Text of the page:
On October 18, 1999, Brenda Sims Heath filed, in probate court, her Motion to Prohibit Executors From Using Estate Funds to Defend Against Allegations of Maladministration, indicating her intention to pursue the claim of maladministration in probate court.   By order of January 24, 2000, the probate court granted Heath's motion, reserving until the conclusion of the litigation the issue of whether the co-executors would be entitled to reimbursement of any attorney fees resulting from the charges of maladministration.   It is from this order that the executors filed their notice of direct appeal.

 “Although not raised by either party, it is incumbent upon this Court to consider our jurisdiction of this matter.  [Cits.]” Sipple v. Atwood, 223 Ga.App. 677, 478 S.E.2d 473 (1996).

 Although the order is denoted “Final Order,” it is substance and not mere nomenclature which determines the nature and finality of the order.   Cobb Center &c. v. Gordon, 242 Ga.App. 73, 74(1), 529 S.E.2d 138 (2000).   As noted by the probate court in the order, “[i]t appears that allegations by Ms. Heath of misconduct by the Co-Executors will continue to be pursued in either the Superior or Probate Court of Fulton County.”   This order was entered prior to our decision in Heath, supra, upholding the superior court's dismissal of Heath's suit there.   The order also notes that the general rule providing for determination of the executors' or trustees' right to attorney fees at the end of litigation over maladministration

would apply to a petition for accounting where the alleged misconduct of the fiduciary is at issue․ The authorization in the will concerning payment of attorney's fees does not apply to allegations of misconduct.   The authorization in the will is for legal expenses incurred to carry out the intention of the testator, which issue can only be resolved at the outcome of any case concerning alleged misconduct.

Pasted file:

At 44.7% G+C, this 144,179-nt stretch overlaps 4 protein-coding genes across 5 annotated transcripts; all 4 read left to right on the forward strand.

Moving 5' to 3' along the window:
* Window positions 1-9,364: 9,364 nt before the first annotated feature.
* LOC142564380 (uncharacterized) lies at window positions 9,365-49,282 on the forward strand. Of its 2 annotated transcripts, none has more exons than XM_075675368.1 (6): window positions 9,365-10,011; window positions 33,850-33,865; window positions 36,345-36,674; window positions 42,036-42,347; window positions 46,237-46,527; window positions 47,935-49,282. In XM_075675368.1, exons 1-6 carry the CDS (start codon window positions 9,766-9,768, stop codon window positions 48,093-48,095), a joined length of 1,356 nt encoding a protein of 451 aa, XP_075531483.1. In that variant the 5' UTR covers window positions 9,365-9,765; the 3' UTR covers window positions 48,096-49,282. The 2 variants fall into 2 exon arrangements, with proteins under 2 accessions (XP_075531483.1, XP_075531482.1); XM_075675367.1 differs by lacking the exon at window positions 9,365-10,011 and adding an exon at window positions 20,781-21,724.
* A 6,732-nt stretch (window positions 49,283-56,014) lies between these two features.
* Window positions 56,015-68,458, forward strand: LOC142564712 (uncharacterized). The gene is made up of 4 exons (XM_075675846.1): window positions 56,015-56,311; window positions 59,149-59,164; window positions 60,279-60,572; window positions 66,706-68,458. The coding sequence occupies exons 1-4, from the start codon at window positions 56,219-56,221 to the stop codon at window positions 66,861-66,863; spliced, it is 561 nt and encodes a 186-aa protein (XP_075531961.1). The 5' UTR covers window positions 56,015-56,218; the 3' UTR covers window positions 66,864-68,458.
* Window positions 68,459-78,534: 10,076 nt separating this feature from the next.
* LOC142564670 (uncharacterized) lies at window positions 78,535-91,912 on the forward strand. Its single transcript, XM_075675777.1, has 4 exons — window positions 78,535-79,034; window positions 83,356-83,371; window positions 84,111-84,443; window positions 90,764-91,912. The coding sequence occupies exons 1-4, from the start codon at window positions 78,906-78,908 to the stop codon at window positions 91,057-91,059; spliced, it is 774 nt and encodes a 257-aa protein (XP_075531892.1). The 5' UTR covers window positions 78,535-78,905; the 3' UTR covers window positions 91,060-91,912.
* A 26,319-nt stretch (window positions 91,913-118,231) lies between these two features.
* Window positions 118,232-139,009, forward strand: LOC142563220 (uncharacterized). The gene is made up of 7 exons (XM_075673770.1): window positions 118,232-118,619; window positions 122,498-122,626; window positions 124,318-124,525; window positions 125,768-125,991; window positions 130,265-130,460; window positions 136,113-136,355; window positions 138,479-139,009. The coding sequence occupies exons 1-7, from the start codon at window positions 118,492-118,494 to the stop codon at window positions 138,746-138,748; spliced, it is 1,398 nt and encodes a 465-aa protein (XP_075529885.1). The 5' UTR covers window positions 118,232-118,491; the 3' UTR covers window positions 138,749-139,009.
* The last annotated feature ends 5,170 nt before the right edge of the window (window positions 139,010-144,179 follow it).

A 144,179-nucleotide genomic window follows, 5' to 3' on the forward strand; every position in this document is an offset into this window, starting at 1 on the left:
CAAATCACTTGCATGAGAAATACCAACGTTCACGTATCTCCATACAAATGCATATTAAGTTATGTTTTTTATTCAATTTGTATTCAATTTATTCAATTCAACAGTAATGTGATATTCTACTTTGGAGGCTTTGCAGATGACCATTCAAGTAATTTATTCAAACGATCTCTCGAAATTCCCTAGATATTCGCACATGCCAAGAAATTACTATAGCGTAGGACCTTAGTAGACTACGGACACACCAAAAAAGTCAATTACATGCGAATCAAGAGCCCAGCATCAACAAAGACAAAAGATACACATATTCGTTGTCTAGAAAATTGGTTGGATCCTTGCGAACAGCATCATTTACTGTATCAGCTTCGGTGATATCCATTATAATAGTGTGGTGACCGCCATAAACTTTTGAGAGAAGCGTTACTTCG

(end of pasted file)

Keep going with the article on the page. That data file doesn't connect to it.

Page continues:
Therefore, it appears that there has, as yet, been no final accounting of this estate, including the charges of maladministration.   See OCGA §§ 53-7-163 through 53-7-191.

As provided in OCGA § 53-7-164,

Upon proof of citation pursuant to Code Section 53-7-163, the judge of the probate court may proceed to make an account, hear evidence upon any contested question, and settle finally between the distributee and administrator or executor.   The settlement may be enforced by a judgment, writ of fieri facias, execution, or attachment for contempt, either party having the right to appeal.

See also OCGA § 15-9-123(b) (general laws and rules of appellate practice and procedure applicable to cases from superior courts applicable to civil appeals from probate courts).

No certificate of immediate review having been obtained, this Court has no jurisdiction to consider this appeal, and it is dismissed.  Parker v. Kennon, 235 Ga.App. 272, 509 S.E.2d 152 (1998).

Appeal dismissed.


1.   Pursuant to Ga.L.1996, p. 504, § 10, effective January 1, 1998, the former Chapter 7, Administration of Estates Generally, was repealed and replaced by current Chapter 7. The pre-1998 statutes are cited unless otherwise noted.

ANDREWS, Presiding Judge.

RUFFIN and ELLINGTON, JJ., concur.